It’s dead, Jim. Or, as Miracle Max would say, it’s only mostly dead. Yeah, I’ve been neglecting this blog again, haven’t even posted this, nor have I touched my 2200G PC much. Just not enough free time and that dead hard drive helped kill my enthusiasm for the project.
I had quite a few plans, comparisons to old graphics cards, comparison of 4GB and 8GB, studying storage solutions, from the effect of ReadyBoost to FuzeDrive (which became StoreMI with the latest motherboards). Probably won’t happen any time soon though, perhaps not ever.
Anyway, if anyone did happen to read this blog, my apologies. If anyone does care to comment and say what would interest them to read, than might encourage me to continue. For now, I’ll wait until I feel a little freer, and perhaps come up with a new project.
Unfortunately the 2TB Seagate Barracuda in the Phenom II PC died. That had all the videos I recorded on it, many of which I wanted to upload in the long run. Things like the ASRock BIOS and its update procedure, A8 9600 benchmarks, and of course a lot of 2200G stuff. Plus other unrelated stuff.
Of course, none of it was backed up.
This obviously puts a dent into my plans to create a useful blog and YouTube channel, something that already became harder recently due to having even less time for it than before, and with this setback became even harder.
Remember that PC whose RAM I wanted to upgrade? I did that this weekend, but first had to clean it. Here are the before and after pics:
Not perfect, but I didn’t want to disassemble it. Vacuum plus wipes plus compressor then vacuum and wipes again.
So PC had its bath, had RAM upgraded from 2GB to 6GB (unfortunately I didn’t find all 4 2GB DIMMs I had, so made do with 2x1GB + 2x2GB). Also got a new DVD drive (I discovered when I tried to run MemTest86 that the drive wouldn’t open). Now it has another 10 years ahead. 🙂
I carry a phone on me most of the time, but sometimes I leave it behind (such as when I’m with my family) and I often forget to charge it. I’m just not that much of a big phone user to care (I guess my age is showing).
Problem is, when my phone dies or isn’t with me, I’m much more limited these days than I was in the past, because even if I have another way to go on the internet, such as a PC or my wife’s phone, at some places (such as Gmail) the only way to verify my identity is my phone.
This catch-22 where I need to access a service in another way because I don’t have a phone and I can’t access it because I don’t have a phone is pretty annoying.
I found out what the problem was with the Radeon HD 5750. Somehow some case cables got into the fan, and stopped it from moving. With that out of the way, benchmarking can commence. Except that I don’t have much time for this right now.
I’ve tried doing some things, and it’s a struggle. For one thing, I can’t seem to be able to undervolt or underclock the CPU. Neither Ryzen Master nor the BIOS options ended up doing anything.Well, not completely nothing, the voltage did seem to take more time to read 1.4V and system power when running Prime95 was around 120W instead of 127W. But underclocking didn’t seem to do a thing and voltage tweaking didn’t seem to do any more than that. It’s not that the system was unstable or stopped working, it simply didn’t do a thing.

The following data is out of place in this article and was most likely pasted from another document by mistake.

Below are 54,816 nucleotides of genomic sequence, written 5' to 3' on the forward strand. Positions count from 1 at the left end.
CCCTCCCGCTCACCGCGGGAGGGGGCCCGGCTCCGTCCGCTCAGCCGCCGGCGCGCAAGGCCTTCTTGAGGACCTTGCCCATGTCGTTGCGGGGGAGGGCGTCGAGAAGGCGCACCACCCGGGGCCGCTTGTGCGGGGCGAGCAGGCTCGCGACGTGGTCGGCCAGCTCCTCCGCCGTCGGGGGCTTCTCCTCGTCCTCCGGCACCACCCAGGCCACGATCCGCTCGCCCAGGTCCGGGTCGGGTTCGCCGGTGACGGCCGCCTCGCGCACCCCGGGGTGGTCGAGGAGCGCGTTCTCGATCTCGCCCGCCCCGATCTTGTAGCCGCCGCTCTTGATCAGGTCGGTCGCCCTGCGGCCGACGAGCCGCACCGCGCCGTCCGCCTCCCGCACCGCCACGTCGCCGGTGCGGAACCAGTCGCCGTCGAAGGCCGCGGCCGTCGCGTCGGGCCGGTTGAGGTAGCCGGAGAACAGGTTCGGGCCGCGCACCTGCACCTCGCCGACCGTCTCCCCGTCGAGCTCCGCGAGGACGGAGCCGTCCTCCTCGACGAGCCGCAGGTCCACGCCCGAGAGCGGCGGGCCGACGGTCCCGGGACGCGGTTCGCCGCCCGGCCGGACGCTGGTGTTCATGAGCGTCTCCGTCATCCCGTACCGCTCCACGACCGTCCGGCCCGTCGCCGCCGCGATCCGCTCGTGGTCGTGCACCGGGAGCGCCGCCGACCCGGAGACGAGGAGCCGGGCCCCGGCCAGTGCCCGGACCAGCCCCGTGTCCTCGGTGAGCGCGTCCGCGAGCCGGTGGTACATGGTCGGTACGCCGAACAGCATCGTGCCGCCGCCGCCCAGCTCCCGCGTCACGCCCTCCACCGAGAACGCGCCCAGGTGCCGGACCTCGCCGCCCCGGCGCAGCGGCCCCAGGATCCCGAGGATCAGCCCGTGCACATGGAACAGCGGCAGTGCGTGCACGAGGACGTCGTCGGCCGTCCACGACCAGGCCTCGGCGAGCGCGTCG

GPU undervolting did work, although only when I dropped the SOC voltage. But that made quite an obvious change, from around 88W in FurMark at 1.1V to around 82W at 1V. Still, without the ability of saving power by tweaking the CPU I felt that it was easiest to just use the 35W BIOS option.
Given that I had already tested that, I figured I’d move from power testing to something that was on my original test plan: comparing the integrate Vega 8 to the Radeon HD 5750 in my Phenom II PC.
I had planned to make a better video, so here it is. This Reddit thread helped me focus on some things.
For a start, I discovered that it was possible to change the location where Afterburner displays its text, by running RivaTuner Statistics Server. That helped display CPU and GPU stats without them overlaying the benchmark provided stats.
Unfortunately the GPU percentage showed garbage (a very large number) which overlayed other GPU stats. I tried installing the Raven Ridge drivers from AMD’s site, but that didn’t help, so I returned to the Microsoft supplied driver, which is newer.
Making the power meter more visible took a bit of effort. After several attempts I ended up propping a torch (flashlight) directed at it from the side, and that seemed to highlight the display better.
Syncing and overlaying 4 videos was more difficult than the two I had previously done, and it also turned out that cropping the start of the video after Track Motion is set resets it, which was annoying. The end result still isn’t perfectly frame aligned, but it’s close enough.